30. 30. Current and Future Issues 03.Introduction of statutory minimum wage Until it was seen as unnecessary as collective bargaining coverage was extensive, now though, it has changed since collective bargaining has declined. The phenomenon of the was unknown in Germany before. Now it has become an issue not only thru atypical and part-time workers but also those with a lesser degree among full-time employees. __________________________________________________________________ Mid- 2000s Instated on: 1 January 2015 “working poor”
  31. 31. Current and Future Issues __________________________________________________________________ 04.Increase in Labour Flexibility Schröder administration: Reforms Included Development: Demand series of labour market reforms were passed known as HARTZ laws. Secondary scheme adopted Hartz IV’ Other measures were adopted like raising the retirement age. Since 1980s, flexibility was requested because: an easing of the rules surrounding agency work cuts in unemployment benefits for some recipients increasing demands on the unemployed to seek new employment changing condition of labour and product markets new patterns of work organization less of standardized mass production
  32. 32. Average Weekly Working time: 37.7 hours Part-time increased to 26% of the total workforce
  33. 33. Current and Future Issues __________________________________________________________________ 05.Growth in Atypical Employment Standard employment: Atypical Employment Consequences: Conditions Full-Time, continuing employment Growth of dual labour markets (unionised vs. non-unionised) Part-time Self-employment Fixed-term Contracts Mini-Jobs Lower pay Less job security Lower union coverage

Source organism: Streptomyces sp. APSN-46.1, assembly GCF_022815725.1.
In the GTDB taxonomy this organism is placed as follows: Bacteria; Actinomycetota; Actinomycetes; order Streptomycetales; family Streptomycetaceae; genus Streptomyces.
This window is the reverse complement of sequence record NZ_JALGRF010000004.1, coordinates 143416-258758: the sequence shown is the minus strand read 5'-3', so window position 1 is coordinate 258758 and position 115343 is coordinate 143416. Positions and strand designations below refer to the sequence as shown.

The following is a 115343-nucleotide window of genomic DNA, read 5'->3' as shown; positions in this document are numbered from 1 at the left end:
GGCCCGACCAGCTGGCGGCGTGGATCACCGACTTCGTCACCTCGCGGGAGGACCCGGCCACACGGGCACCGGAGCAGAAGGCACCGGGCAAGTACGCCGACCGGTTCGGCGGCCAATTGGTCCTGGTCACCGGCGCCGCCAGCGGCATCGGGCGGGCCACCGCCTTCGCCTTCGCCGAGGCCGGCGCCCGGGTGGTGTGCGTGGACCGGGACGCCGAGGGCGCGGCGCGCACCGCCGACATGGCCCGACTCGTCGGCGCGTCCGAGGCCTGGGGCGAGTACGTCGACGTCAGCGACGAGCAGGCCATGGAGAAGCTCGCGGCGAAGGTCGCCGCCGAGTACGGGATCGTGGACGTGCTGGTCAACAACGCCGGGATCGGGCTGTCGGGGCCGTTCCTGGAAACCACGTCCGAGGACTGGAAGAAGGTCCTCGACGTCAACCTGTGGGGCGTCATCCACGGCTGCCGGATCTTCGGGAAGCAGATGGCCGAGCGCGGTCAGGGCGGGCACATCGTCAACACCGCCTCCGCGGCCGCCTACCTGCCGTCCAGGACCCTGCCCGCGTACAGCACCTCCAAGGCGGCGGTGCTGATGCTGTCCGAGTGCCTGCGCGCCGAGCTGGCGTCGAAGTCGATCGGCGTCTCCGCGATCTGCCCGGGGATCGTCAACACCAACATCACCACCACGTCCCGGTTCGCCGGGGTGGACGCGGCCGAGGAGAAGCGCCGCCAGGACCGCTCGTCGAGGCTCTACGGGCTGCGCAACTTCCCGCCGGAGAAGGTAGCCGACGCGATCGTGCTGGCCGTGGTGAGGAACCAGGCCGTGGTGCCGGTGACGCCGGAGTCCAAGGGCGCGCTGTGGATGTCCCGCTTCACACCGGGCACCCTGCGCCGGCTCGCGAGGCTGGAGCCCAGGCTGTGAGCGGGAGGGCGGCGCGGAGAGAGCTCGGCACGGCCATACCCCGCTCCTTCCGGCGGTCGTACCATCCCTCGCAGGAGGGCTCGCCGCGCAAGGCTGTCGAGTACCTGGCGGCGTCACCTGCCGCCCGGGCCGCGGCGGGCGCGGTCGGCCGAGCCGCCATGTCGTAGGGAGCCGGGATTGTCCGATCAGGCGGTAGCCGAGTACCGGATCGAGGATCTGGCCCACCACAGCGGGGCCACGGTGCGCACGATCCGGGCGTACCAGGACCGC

34. 34. Europeanisation European Social Model: European‐level Legislation Focuses: Since the 1990s: Second Phase of Europeanisation: Freedoms of the EU combination of fundamental principles within the policy domains of the following rights: to work, to social protection and to civilized standards in the workplace. Free movement of GOODS, CAPITAL, SERVICES AND PEOPLE. 1. Implement basic social standards 2.Provide new institutions to accompany the ongoing transnationalisation. European Level exchange of information on collective bargaining Joint targets to be followed in national collective bargaining
  35. 35. Consequences of Globalisation and Europeanisation German High Road Model Growing Low-Wage Sector Increase in Mini-Jobs Lack of Key Institutions Increasing inequality Decline in collective bargaining
  36. 36. 02
  37. 37. Key actors within the Tripartite Corporatist Sytem Trade Unions Employers' Organisations Government ____________________________________ ____________________________________
  38. 38. Tripartite System 1930 1945 1973 1990 Tripartite corporatist system / Basic Agreement in 1938. Following World War 2 – strong economic growth. Oil Crisis (1973-1979) – rising inflation, rising unemployment. Economic crisis break with centralized wage bargaining .
  39. 39. Trade Unions Established in Union Density Reached peak Ghent System Drop to 73% 1898. 1993. 2007. 1934.
  40. 40. Trade Unions Swedish trade unions face problems due to: Decline in union density Decline in public support Weaker link to social democratic party A European labor market which is based on individual legal rights rather than on national collective agreements.
  41. 41. Employers' Organisations Coordinated by: Industry Orientation: 2001: the Confederation of Swedish Enterprise. developed from a negotiating organization to a lobbying organization Export oriented and internationally exposed.
  42. 42. Government 1930 1973 1982 Government would keep its distance – collective bargaining and employment disputes left to trade unions and employers‘ organizations. Oil Crisis (1973-1979) Economic Growth Unemployment Social Democratic Party back in power.
  43. 43. Employment Relations Outcome 1973: Break with centralized bargaining Today: social partners bargain independently from government influence
  44. 44. The Laval Case Latvian Workers posted near Stockholm Swedish Building Workers Union gave notice of industrial action Latvian company suing for damages European Court of Justice
  45. 45. FINAL RULING Trade unions had violated the fundamental market freedom of Laval to offer its services in Sweden.